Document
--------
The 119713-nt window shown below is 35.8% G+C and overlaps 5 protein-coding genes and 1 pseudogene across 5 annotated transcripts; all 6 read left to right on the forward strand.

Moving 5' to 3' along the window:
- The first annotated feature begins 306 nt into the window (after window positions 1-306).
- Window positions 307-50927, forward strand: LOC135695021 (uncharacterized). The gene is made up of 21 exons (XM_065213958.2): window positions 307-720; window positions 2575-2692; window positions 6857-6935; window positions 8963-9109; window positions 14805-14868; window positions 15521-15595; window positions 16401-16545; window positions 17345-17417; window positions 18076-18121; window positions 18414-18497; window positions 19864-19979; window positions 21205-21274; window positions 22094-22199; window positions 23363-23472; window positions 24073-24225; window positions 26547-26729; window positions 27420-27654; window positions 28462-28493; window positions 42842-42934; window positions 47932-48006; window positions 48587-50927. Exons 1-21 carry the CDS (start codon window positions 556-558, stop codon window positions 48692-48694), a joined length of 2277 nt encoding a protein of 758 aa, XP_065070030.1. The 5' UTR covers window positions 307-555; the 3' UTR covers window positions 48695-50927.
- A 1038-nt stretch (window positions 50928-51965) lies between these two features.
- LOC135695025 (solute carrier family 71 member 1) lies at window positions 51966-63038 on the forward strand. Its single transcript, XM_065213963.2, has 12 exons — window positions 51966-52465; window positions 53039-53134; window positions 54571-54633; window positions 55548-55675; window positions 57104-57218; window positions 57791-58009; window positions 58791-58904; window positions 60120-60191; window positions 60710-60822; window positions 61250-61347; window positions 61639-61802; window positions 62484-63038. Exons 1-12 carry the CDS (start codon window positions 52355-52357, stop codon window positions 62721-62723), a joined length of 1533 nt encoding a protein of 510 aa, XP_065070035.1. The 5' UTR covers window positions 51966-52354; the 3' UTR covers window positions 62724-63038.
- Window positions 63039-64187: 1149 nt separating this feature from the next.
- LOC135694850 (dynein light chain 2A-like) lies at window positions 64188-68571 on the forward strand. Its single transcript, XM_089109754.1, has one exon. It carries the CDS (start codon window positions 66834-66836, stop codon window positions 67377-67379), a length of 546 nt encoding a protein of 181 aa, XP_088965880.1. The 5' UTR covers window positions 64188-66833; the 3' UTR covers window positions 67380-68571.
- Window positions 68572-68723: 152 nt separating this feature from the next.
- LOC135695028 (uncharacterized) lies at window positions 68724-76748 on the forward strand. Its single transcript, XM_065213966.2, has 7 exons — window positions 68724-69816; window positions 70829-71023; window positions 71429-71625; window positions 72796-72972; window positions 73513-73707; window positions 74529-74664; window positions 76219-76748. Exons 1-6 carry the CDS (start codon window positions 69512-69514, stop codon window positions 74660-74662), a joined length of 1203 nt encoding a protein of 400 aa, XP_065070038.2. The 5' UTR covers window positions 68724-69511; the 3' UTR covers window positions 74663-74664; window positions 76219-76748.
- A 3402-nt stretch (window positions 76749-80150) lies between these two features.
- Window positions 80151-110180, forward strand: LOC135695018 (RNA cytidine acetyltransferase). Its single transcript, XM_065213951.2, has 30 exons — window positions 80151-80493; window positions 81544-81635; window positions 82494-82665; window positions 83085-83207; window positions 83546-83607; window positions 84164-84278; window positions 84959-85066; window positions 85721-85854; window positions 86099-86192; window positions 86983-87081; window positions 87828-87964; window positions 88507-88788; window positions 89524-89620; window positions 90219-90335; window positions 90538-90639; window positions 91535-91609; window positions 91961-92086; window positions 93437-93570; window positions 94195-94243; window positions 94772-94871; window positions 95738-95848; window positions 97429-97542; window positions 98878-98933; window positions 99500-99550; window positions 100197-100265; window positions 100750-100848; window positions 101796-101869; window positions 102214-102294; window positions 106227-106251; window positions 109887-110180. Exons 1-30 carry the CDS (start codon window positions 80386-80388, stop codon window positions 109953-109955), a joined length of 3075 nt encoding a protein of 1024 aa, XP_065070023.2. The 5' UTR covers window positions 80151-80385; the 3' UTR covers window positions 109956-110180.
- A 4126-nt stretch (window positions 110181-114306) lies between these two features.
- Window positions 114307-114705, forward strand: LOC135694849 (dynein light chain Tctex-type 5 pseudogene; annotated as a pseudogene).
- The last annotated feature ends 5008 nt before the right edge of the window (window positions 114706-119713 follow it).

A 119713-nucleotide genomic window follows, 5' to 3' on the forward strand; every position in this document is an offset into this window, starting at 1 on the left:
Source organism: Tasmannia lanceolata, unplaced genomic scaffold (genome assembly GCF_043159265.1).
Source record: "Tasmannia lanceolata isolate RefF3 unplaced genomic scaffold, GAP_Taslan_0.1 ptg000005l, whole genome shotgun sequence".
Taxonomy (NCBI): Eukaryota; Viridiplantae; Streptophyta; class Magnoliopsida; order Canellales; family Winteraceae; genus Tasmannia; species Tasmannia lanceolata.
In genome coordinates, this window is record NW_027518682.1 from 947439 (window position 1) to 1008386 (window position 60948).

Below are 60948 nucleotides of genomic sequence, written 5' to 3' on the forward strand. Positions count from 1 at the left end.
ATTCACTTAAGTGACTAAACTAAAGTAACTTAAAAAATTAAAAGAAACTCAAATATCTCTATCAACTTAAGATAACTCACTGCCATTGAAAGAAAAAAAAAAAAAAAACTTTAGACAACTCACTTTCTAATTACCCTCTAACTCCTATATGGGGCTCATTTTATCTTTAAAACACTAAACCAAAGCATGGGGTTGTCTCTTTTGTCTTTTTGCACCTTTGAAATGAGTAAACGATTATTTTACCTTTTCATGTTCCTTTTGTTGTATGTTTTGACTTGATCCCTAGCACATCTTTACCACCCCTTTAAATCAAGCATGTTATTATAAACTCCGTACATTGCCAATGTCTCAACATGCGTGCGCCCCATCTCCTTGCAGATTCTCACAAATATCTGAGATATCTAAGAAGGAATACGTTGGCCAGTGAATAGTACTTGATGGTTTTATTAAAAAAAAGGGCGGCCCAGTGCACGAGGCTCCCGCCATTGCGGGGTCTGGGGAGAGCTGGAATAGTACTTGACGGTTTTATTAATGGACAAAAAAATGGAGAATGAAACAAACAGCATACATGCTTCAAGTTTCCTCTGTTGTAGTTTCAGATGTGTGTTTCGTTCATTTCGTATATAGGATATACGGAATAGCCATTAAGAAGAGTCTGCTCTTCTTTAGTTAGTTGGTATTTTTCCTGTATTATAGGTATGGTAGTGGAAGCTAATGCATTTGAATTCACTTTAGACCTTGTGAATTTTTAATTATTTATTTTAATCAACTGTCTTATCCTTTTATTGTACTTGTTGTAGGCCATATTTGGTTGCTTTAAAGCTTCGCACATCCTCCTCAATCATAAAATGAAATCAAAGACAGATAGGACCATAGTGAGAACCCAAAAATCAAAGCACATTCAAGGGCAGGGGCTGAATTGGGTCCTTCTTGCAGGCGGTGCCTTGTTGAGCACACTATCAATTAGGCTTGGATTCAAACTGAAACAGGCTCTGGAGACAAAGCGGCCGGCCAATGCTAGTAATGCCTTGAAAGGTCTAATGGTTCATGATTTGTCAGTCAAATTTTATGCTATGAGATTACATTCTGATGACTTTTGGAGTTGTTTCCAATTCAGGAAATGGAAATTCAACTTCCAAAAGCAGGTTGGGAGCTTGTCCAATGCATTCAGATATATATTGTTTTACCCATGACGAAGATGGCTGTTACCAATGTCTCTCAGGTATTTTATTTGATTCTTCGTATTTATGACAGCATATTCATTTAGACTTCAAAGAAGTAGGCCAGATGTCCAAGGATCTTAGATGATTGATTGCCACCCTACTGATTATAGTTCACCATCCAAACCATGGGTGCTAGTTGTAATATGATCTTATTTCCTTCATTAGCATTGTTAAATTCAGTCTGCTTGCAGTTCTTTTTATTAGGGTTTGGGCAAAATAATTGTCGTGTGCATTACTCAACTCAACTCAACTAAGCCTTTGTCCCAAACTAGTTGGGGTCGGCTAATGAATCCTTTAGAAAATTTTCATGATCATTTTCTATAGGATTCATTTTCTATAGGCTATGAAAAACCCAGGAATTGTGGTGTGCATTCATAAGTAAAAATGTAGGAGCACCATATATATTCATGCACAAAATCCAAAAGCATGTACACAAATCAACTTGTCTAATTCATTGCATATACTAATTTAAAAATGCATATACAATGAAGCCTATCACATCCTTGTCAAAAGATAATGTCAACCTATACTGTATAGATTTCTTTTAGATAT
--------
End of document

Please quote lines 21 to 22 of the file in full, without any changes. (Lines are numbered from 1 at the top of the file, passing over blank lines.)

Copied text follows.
Below are 60948 nucleotides of genomic sequence, written 5' to 3' on the forward strand. Positions count from 1 at the left end.
ATTCACTTAAGTGACTAAACTAAAGTAACTTAAAAAATTAAAAGAAACTCAAATATCTCTATCAACTTAAGATAACTCACTGCCATTGAAAGAAAAAAAAAAAAAAAACTTTAGACAACTCACTTTCTAATTACCCTCTAACTCCTATATGGGGCTCATTTTATCTTTAAAACACTAAACCAAAGCATGGGGTTGTCTCTTTTGTCTTTTTGCACCTTTGAAATGAGTAAACGATTATTTTACCTTTTCATGTTCCTTTTGTTGTATGTTTTGACTTGATCCCTAGCACATCTTTACCACCCCTTTAAATCAAGCATGTTATTATAAACTCCGTACATTGCCAATGTCTCAACATGCGTGCGCCCCATCTCCTTGCAGATTCTCACAAATATCTGAGATATCTAAGAAGGAATACGTTGGCCAGTGAATAGTACTTGATGGTTTTATTAAAAAAAAGGGCGGCCCAGTGCACGAGGCTCCCGCCATTGCGGGGTCTGGGGAGAGCTGGAATAGTACTTGACGGTTTTATTAATGGACAAAAAAATGGAGAATGAAACAAACAGCATACATGCTTCAAGTTTCCTCTGTTGTAGTTTCAGATGTGTGTTTCGTTCATTTCGTATATAGGATATACGGAATAGCCATTAAGAAGAGTCTGCTCTTCTTTAGTTAGTTGGTATTTTTCCTGTATTATAGGTATGGTAGTGGAAGCTAATGCATTTGAATTCACTTTAGACCTTGTGAATTTTTAATTATTTATTTTAATCAACTGTCTTATCCTTTTATTGTACTTGTTGTAGGCCATATTTGGTTGCTTTAAAGCTTCGCACATCCTCCTCAATCATAAAATGAAATCAAAGACAGATAGGACCATAGTGAGAACCCAAAAATCAAAGCACATTCAAGGGCAGGGGCTGAATTGGGTCCTTCTTGCAGGCGGTGCCTTGTTGAGCACACTATCAATTAGGCTTGGATTCAAACTGAAACAGGCTCTGGAGACAAAGCGGCCGGCCAATGCTAGTAATGCCTTGAAAGGTCTAATGGTTCATGATTTGTCAGTCAAATTTTATGCTATGAGATTACATTCTGATGACTTTTGGAGTTGTTTCCAATTCAGGAAATGGAAATTCAACTTCCAAAAGCAGGTTGGGAGCTTGTCCAATGCATTCAGATATATATTGTTTTACCCATGACGAAGATGGCTGTTACCAATGTCTCTCAGGTATTTTATTTGATTCTTCGTATTTATGACAGCATATTCATTTAGACTTCAAAGAAGTAGGCCAGATGTCCAAGGATCTTAGATGATTGATTGCCACCCTACTGATTATAGTTCACCATCCAAACCATGGGTGCTAGTTGTAATATGATCTTATTTCCTTCATTAGCATTGTTAAATTCAGTCTGCTTGCAGTTCTTTTTATTAGGGTTTGGGCAAAATAATTGTCGTGTGCATTACTCAACTCAACTCAACTAAGCCTTTGTCCCAAACTAGTTGGGGTCGGCTAATGAATCCTTTAGAAAATTTTCATGATCATTTTCTATAGGATTCATTTTCTATAGGCTATGAAAAACCCAGGAATTGTGGTGTGCATTCATAAGTAAAAATGTAGGAGCACCATATATATTCATGCACAAAATCCAAAAGCATGTACACAAATCAACTTGTCTAATTCATTGCATATACTAATTTAAAAATGCATATACAATGAAGCCTATCACATCCTTGTCAAAAGATAATGTCAACCTATACTGTATAGATTTCTTTTAGATAT